Four years ago this July, the village of Amerli, Iraq, suffered one of its deadliest suicide bomber attacks since the war began in 2003. The New York Times published a picture of the aftermath: a bleak, colorless landscape of destruction, with heaps of rubble in the foreground where a once-crowded market used to be. It’s not a very well-known image, but it takes center stage in Hanna Hannah’s latest exhibit, Frames of War.
Artist and UC-Santa Cruz lecturer Hannah uses this image and other scenes of international tragedy—South African shanty towns, a child buried in debris—and radically decontextualizes them in a way that makes viewers sit up and take notice. But she doesn’t splatter them with blood or add more grotesque details for simple shock value; instead, Hannah adds flowers—romantic, luxurious, full-bodied flowers.
The images of war occupy only the smallest space in most of her pieces, while the flowers grow to extravagant proportions. Her paper canvases run large, up to 6 feet high, and two of her installations cover four walls each. One of them, titled (embedment), displays a small room wallpapered with Hannah’s gorgeous floral paintings, and fragments of the Amerli image are framed and hung, like family photos on someone’s grandmother’s wall. That is, if the colors on her wall were reminiscent of army camouflage—browns, greens and golds swirl around the room—and the people in the frames were survivors of the Amerli attack.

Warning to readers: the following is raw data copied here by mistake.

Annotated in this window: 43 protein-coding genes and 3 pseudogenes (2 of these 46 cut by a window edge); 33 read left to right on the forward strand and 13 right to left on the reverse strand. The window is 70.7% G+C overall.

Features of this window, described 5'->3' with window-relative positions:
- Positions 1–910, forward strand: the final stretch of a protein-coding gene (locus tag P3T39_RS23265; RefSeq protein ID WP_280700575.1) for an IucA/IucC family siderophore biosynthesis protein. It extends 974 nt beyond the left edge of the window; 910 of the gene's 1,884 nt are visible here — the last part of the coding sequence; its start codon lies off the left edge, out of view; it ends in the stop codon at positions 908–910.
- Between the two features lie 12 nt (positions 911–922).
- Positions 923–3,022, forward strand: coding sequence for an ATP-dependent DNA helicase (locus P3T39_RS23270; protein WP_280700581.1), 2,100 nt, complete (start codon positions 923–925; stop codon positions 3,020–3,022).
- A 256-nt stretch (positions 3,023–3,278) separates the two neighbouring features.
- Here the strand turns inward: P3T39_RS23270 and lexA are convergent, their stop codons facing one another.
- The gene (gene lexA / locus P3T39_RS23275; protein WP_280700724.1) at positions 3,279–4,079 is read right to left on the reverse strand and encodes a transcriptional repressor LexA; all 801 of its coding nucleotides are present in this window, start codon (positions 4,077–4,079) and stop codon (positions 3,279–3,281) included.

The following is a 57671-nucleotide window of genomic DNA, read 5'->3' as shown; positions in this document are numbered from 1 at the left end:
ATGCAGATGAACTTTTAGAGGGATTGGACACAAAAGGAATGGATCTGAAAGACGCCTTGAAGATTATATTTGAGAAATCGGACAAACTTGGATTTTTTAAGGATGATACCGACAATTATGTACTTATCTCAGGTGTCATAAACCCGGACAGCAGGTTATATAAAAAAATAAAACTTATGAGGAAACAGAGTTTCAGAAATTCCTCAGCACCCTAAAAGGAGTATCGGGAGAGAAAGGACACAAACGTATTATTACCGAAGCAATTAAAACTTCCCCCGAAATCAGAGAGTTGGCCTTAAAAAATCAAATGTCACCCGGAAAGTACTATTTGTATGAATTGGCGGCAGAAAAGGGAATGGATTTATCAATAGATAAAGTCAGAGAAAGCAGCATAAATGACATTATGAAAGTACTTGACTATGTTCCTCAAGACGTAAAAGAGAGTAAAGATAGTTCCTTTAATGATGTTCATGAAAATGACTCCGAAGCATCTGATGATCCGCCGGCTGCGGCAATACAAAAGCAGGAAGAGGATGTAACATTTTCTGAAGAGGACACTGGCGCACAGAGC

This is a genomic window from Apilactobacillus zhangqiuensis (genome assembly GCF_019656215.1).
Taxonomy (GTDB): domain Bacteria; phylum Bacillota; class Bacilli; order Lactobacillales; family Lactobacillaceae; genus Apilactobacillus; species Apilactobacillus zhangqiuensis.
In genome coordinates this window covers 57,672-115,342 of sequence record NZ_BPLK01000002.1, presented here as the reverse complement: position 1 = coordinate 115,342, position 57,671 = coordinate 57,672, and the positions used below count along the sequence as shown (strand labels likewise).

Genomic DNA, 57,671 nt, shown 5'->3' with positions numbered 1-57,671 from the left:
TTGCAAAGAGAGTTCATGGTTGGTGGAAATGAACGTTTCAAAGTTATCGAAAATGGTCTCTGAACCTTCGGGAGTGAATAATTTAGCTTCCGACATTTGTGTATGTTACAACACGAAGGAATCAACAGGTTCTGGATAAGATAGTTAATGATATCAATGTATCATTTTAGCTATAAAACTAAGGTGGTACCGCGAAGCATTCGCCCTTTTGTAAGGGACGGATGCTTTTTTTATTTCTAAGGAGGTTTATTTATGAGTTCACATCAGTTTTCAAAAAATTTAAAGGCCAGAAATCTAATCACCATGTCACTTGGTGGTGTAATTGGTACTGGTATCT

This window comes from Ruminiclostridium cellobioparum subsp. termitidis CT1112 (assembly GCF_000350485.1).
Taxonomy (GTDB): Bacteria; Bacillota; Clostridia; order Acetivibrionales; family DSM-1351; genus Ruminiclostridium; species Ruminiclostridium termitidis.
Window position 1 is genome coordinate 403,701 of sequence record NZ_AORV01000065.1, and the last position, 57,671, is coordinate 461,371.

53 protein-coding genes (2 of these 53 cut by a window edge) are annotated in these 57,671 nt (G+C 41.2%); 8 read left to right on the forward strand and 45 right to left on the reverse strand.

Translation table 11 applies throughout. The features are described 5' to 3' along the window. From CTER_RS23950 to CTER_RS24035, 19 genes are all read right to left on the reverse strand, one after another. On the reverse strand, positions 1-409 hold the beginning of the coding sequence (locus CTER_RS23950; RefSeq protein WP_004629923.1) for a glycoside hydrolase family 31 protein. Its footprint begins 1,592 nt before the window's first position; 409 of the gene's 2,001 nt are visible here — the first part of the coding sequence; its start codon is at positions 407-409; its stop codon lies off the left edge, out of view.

Frames of War, however, doesn’t just make an ironic comment on desensitization and violence in the media; that would be too easy. Hannah’s work does critique our indifference, but it also offers a poignant eulogy to these disasters. It’s important to note that while the images of war are artistically reproduced and literally placed in a bed of roses, the images themselves are not romanticized or even much changed. Despite the lavishness of Hannah’s paintings, we are still confronted with the less beautiful reality of what has happened in places like Iraq, Afghanistan and Lebanon. Like flowers at an unmarked grave, Hannah’s work reminds us of and honors what we may have forgotten.